According to last year’s homeless count, CD 4 saw a 53% increase in homelessness — the largest of any district. Raman says she hopes to reduce that by transforming how the city handles homelessness, advocating for a services-led approach rooted at the neighborhood level.
This, she says, starts with homelessness outreach. “How do you make connections between people who are experiencing homelessness and the outreach workers who are here to help them navigate their way back into housing?” Raman asks, explaining that L.A. does not have a system of consistent and proactive outreach to homeless individuals, some of whom struggle with mental health or substance abuse issues and don’t receive regular visits from mental health service providers.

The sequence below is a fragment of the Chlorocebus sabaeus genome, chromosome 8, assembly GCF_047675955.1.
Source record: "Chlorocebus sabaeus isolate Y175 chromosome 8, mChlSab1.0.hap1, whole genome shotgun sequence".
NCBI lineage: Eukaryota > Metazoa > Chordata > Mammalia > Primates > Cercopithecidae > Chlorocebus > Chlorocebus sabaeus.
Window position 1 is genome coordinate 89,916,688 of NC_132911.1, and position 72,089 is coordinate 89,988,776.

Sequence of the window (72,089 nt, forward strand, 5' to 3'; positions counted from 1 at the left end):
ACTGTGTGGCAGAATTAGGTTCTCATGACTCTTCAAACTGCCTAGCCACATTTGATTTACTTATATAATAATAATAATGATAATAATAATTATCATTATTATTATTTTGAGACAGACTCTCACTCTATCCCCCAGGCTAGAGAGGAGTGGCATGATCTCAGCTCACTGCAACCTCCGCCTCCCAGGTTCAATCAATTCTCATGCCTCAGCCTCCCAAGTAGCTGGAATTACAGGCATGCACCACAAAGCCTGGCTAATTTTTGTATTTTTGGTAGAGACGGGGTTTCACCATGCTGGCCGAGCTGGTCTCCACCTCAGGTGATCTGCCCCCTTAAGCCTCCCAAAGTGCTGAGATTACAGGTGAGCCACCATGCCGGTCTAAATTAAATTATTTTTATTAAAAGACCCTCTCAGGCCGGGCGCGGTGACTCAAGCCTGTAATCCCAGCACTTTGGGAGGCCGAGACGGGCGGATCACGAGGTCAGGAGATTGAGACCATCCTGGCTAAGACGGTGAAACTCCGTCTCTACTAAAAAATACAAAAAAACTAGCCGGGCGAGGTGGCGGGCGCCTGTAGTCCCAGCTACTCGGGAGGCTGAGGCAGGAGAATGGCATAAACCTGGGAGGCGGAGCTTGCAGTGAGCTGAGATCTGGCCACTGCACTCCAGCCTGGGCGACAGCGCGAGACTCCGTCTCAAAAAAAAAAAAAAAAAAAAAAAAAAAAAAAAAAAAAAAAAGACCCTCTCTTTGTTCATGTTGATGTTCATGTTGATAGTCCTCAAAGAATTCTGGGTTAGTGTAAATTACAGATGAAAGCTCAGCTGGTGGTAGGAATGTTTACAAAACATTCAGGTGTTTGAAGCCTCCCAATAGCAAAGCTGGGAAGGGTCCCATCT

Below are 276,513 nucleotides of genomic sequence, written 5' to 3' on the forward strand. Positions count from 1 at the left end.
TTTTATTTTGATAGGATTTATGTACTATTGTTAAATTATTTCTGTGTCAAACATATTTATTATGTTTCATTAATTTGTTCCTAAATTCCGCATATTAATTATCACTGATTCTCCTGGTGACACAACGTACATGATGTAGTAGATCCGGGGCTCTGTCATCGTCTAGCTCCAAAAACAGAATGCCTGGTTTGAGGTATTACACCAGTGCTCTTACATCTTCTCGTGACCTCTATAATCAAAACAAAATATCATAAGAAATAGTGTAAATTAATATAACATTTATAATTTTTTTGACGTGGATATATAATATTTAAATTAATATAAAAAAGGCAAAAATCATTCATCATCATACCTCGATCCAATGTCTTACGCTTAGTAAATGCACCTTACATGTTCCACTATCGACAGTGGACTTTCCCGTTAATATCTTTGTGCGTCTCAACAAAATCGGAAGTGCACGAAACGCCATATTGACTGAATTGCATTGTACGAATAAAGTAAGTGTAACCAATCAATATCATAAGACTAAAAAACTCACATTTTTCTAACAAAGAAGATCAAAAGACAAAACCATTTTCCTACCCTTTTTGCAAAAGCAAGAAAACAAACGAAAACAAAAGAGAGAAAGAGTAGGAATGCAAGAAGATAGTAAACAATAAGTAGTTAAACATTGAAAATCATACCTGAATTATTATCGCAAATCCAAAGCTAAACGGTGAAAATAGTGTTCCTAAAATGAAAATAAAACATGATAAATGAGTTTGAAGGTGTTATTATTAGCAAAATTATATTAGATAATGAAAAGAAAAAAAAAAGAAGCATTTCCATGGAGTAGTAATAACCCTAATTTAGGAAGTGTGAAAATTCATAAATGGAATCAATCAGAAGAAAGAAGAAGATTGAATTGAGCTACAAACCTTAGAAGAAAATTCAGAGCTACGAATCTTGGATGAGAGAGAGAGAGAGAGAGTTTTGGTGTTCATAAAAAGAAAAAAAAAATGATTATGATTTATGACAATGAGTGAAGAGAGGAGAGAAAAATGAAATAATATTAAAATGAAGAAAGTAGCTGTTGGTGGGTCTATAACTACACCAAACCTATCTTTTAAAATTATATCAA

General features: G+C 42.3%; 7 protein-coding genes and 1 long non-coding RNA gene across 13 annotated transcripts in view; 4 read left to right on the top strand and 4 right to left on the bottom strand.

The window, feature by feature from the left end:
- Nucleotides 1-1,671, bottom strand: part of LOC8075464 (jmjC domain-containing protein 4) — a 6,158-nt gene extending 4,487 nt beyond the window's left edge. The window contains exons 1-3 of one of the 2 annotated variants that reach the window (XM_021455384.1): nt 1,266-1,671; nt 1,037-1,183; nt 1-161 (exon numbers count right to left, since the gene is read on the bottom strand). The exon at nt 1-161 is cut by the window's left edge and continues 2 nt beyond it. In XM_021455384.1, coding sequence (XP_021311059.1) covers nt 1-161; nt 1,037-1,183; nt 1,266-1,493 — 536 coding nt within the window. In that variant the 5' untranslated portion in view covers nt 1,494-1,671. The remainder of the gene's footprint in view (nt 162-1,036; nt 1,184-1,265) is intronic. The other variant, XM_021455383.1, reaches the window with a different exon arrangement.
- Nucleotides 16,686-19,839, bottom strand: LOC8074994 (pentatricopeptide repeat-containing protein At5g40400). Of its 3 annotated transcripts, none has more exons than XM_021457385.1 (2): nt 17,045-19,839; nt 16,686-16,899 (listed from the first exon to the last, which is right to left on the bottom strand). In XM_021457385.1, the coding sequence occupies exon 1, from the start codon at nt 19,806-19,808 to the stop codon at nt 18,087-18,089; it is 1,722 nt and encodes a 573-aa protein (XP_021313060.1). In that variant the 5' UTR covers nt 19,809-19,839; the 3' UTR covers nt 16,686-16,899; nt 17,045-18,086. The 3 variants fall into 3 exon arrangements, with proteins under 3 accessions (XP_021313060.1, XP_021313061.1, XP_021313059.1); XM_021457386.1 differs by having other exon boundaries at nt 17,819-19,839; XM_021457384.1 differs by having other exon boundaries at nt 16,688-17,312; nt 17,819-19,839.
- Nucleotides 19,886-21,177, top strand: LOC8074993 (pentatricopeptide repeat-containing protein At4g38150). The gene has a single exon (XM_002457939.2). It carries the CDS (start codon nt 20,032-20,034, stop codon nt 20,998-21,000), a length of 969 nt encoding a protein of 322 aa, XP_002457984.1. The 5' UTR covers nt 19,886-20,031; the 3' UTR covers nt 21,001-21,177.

The first motion Raman introduced upon taking office addressed that concern. It explores a new model of outreach, one that aims to shift the Los Angeles Homeless Services Authority’s “‘reactive” approach to a ‘proactive’ system: establishing consistent outreach schedules where unhoused people can be engaged by the same geographically-assigned caseworker on a predictable basis,” her motion reads. Her second motion called for funding a CD 4 “navigation center” where unhoused individuals could have a place to access hygiene, storage and social worker services. Such places, she says, would allow caseworkers to establish relationships with people in need and “direct many of their guests into stable housing and treatment.”